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Harold: Home again after Hospital


Before hospitalisation

Harold is 91 years old, he has dementia which was diagnosed 3-5 years ago. He lives with his wife, Kathy, who is frail and cannot take care of Harold. Their main carer is Kathy’s sister, Maureen, aged 72.

Harold has an income below £15,000pa.

He takes 4 medications daily.

During the 6 months before going into hospital, Harold went to one Out Patient appointment to see an eye specialist.

Harold and Kathy have regular respite placements at a local care home, for 6 weeks per year. They have spent 28 days in respite during the past 6 months.

Harold and Kathy have a care package to enable them to stay at home; carers come in 24 times per week and Maureen spends on average 5 hours a week with them.

Cost of care (over 6 months):

Medications @ £13/month for 6 months £78.00
1 x OPD appointment @£100 £100.00
Personal care, 24 visits/week for 7 weeks and 2 days @ £25/visit £4,327.00
Respite care, 28 days @ £546/week £2,184.00
Total: £6,689.00

Hospital admission

Harold was admitted to hospital with a chest infection. While he was away, his wife went into a care home.

He was treated for 7 days for a chest infection, but was not able to return home for a further 35 days because his mobility got worse and it was not clear if he would manage at home after discharge.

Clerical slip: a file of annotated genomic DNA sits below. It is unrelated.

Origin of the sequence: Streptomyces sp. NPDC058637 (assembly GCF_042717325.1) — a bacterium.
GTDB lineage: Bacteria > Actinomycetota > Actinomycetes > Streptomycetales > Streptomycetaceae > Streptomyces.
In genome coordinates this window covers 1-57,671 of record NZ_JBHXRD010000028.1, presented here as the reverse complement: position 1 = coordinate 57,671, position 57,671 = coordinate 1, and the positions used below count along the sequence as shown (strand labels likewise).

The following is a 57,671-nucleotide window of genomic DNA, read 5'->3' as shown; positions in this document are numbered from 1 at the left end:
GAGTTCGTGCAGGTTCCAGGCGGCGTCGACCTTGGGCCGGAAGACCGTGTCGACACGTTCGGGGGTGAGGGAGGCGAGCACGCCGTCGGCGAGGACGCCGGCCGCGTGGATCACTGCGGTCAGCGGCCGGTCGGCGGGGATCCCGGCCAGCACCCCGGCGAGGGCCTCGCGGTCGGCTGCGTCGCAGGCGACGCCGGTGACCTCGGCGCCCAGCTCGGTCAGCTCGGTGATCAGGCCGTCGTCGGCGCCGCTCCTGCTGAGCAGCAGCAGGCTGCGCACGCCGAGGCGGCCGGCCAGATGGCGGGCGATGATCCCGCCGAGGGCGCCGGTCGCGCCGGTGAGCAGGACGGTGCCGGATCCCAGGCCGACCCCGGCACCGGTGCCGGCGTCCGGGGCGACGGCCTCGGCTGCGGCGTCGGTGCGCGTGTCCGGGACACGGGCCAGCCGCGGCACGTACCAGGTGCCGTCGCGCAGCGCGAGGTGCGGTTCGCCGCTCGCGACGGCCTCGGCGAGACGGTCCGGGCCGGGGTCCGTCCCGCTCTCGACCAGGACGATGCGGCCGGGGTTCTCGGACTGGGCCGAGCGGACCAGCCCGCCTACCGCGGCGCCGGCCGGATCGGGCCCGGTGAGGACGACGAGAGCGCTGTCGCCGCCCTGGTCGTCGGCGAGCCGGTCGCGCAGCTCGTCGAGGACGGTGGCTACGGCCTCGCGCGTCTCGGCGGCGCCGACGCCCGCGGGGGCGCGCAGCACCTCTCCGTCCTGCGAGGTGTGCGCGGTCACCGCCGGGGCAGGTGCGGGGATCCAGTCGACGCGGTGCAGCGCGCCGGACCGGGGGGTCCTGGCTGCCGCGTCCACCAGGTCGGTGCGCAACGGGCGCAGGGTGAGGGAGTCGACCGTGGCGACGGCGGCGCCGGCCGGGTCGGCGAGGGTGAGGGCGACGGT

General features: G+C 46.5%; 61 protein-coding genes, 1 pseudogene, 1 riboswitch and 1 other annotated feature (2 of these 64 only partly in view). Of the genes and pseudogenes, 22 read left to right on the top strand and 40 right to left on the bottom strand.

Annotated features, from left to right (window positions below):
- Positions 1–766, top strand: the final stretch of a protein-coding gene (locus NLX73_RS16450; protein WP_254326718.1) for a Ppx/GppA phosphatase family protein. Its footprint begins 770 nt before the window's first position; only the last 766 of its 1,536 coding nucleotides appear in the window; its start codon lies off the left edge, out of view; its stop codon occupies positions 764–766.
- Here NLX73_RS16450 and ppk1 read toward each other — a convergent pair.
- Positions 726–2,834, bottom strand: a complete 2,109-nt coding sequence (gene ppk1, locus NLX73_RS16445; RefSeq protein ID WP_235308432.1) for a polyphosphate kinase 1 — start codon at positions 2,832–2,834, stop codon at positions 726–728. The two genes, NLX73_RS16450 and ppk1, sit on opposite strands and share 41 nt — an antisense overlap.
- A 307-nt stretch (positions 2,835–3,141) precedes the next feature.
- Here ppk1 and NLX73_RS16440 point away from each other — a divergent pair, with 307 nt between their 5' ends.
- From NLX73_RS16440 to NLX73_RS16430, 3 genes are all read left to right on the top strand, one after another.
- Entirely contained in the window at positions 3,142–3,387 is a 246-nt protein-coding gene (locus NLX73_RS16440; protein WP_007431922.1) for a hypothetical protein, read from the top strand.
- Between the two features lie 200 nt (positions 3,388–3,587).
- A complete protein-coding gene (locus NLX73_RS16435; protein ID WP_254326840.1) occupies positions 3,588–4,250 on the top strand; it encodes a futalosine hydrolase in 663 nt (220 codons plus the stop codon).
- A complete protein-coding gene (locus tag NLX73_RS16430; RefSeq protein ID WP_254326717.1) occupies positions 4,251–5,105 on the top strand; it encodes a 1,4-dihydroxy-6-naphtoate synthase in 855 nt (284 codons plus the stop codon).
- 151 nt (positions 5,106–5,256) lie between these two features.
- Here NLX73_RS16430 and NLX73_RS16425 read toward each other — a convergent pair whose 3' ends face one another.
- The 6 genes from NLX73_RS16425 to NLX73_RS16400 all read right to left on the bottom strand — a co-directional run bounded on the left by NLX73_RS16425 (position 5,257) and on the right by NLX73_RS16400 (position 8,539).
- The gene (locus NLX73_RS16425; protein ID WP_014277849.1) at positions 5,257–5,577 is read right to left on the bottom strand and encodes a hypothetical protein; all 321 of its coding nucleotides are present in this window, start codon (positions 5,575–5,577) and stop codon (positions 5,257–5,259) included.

The rates charged to the NHS for a hospital stay is agreed with the Department of Health (D0H) in national tariffs. The tariff is the rate payable and the number of days required for treatment of every condition. If a patient stays longer in hospital than allowed within the tariff, the reimbursement by the DoH to the hospital per day is reduced. In this case, Harold should have needed 7 days in hospital, but actually stayed for 42. 35 days were charged as NHS excess bed days - i.e. excess to the number of days required by her medical condition, see National Tariff.

Cost of Care:

7 days @ £346 £2,422.00
35 days @ £255 £8,925.00
Total: £11,347.00

After leaving hospital (first six months)

As Harold got better, his mobility improved and he was discharged home. Kathy also came home again.

Harold had become incontinent while in hospital. Personal and social care increased, as shown in the table.

He saw his GP once, a mental health nurse once and an ophthalmologist once to check on his glaucoma. A social worker visited 3 times to make sure that Harold and Kathy were coping at home.

He was seen in Out Patient clinic and admitted to hospital again for one night because of suspected dehydration.

Harold and Kathy were both treated at home by their podiatrist once, which they paid for.

Cost of Care:

Continence pads, 14 @ 30p/pad for 26 weeks £109.00
Medications@ £111.00/month for 6 months £666.00
GP visits x 1 @ £120.00 £120.00
Mental Health Nurse vists x 1 @ £56.00 £56.00
Hospital admission x 1 night @ £346.00 £346.00
Out patient appointment x 1 @ £100 £100.00
Social worker visit x 1 @ £213.00 £213.00
Personal care 30/week @ £25 £19,500.00
Podiatry x 4 @ £28/treatment £140.00
Total: £21,250.00

After leaving hospital (six-twelve months)

From 6 to 12 months after leaving hospital, Harold remained well.

Assessments of his health, activity and dementia showed no change.

He had no further contact with hospital and no periods of respite care.

His GP visited him once and the District Nurse twice.

Cost of Care:

Continence pads, 7 per week @ 30p/pad for 26 weeks £46.20
Medications @ £111/month £666.00
1 x GP visits @ £120/visit £120.00
District Nurse visit x 2 @ £27.00 £54.00
Personal care, 30/week @ £25 each £19,500.00
Podiatry x 2 @ £35.00 £70.00
Total: £20,456.00